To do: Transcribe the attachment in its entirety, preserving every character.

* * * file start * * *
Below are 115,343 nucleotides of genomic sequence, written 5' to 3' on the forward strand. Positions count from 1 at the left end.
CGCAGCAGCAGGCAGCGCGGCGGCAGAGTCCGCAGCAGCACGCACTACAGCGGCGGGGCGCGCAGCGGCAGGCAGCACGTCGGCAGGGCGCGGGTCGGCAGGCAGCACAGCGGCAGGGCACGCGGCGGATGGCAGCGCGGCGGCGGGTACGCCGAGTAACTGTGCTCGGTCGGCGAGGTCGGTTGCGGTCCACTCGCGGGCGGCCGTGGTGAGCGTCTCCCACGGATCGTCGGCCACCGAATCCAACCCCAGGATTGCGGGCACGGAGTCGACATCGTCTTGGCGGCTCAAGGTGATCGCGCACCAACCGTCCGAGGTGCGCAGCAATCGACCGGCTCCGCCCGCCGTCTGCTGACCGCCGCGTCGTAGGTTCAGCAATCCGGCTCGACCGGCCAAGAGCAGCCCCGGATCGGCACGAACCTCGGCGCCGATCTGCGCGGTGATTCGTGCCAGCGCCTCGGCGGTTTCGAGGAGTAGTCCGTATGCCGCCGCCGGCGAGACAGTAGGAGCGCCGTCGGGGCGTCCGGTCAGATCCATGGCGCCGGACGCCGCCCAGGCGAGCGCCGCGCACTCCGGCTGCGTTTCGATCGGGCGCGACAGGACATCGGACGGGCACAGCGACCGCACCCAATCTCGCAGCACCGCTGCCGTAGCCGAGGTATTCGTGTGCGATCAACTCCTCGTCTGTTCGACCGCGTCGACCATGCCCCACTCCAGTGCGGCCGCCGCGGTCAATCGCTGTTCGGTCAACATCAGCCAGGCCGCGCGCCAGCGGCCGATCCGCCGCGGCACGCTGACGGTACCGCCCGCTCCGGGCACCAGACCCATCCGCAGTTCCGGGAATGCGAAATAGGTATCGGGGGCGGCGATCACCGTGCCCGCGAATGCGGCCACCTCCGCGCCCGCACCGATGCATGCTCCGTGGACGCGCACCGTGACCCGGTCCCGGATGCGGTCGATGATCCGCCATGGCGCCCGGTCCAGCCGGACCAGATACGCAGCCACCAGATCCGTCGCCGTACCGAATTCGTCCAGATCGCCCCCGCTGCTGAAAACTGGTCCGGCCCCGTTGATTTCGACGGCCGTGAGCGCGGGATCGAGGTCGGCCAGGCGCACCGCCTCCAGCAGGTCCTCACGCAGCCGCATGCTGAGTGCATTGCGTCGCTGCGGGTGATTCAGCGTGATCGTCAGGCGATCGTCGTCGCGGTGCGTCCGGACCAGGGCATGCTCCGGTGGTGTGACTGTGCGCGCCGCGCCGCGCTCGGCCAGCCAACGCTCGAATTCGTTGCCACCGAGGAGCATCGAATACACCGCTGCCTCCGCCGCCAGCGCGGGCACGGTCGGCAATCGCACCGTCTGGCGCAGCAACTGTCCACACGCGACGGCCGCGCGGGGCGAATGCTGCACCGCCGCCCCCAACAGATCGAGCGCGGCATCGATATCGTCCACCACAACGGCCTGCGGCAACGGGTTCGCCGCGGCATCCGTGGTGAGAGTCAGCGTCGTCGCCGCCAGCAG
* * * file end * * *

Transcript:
Below are 115,343 nucleotides of genomic sequence, written 5' to 3' on the forward strand. Positions count from 1 at the left end.
CGCAGCAGCAGGCAGCGCGGCGGCAGAGTCCGCAGCAGCACGCACTACAGCGGCGGGGCGCGCAGCGGCAGGCAGCACGTCGGCAGGGCGCGGGTCGGCAGGCAGCACAGCGGCAGGGCACGCGGCGGATGGCAGCGCGGCGGCGGGTACGCCGAGTAACTGTGCTCGGTCGGCGAGGTCGGTTGCGGTCCACTCGCGGGCGGCCGTGGTGAGCGTCTCCCACGGATCGTCGGCCACCGAATCCAACCCCAGGATTGCGGGCACGGAGTCGACATCGTCTTGGCGGCTCAAGGTGATCGCGCACCAACCGTCCGAGGTGCGCAGCAATCGACCGGCTCCGCCCGCCGTCTGCTGACCGCCGCGTCGTAGGTTCAGCAATCCGGCTCGACCGGCCAAGAGCAGCCCCGGATCGGCACGAACCTCGGCGCCGATCTGCGCGGTGATTCGTGCCAGCGCCTCGGCGGTTTCGAGGAGTAGTCCGTATGCCGCCGCCGGCGAGACAGTAGGAGCGCCGTCGGGGCGTCCGGTCAGATCCATGGCGCCGGACGCCGCCCAGGCGAGCGCCGCGCACTCCGGCTGCGTTTCGATCGGGCGCGACAGGACATCGGACGGGCACAGCGACCGCACCCAATCTCGCAGCACCGCTGCCGTAGCCGAGGTATTCGTGTGCGATCAACTCCTCGTCTGTTCGACCGCGTCGACCATGCCCCACTCCAGTGCGGCCGCCGCGGTCAATCGCTGTTCGGTCAACATCAGCCAGGCCGCGCGCCAGCGGCCGATCCGCCGCGGCACGCTGACGGTACCGCCCGCTCCGGGCACCAGACCCATCCGCAGTTCCGGGAATGCGAAATAGGTATCGGGGGCGGCGATCACCGTGCCCGCGAATGCGGCCACCTCCGCGCCCGCACCGATGCATGCTCCGTGGACGCGCACCGTGACCCGGTCCCGGATGCGGTCGATGATCCGCCATGGCGCCCGGTCCAGCCGGACCAGATACGCAGCCACCAGATCCGTCGCCGTACCGAATTCGTCCAGATCGCCCCCGCTGCTGAAAACTGGTCCGGCCCCGTTGATTTCGACGGCCGTGAGCGCGGGATCGAGGTCGGCCAGGCGCACCGCCTCCAGCAGGTCCTCACGCAGCCGCATGCTGAGTGCATTGCGTCGCTGCGGGTGATTCAGCGTGATCGTCAGGCGATCGTCGTCGCGGTGCGTCCGGACCAGGGCATGCTCCGGTGGTGTGACTGTGCGCGCCGCGCCGCGCTCGGCCAGCCAACGCTCGAATTCGTTGCCACCGAGGAGCATCGAATACACCGCTGCCTCCGCCGCCAGCGCGGGCACGGTCGGCAATCGCACCGTCTGGCGCAGCAACTGTCCACACGCGACGGCCGCGCGGGGCGAATGCTGCACCGCCGCCCCCAACAGATCGAGCGCGGCATCGATATCGTCCACCACAACGGCCTGCGGCAACGGGTTCGCCGCGGCATCCGTGGTGAGAGTCAGCGTCGTCGCCGCCAGCAG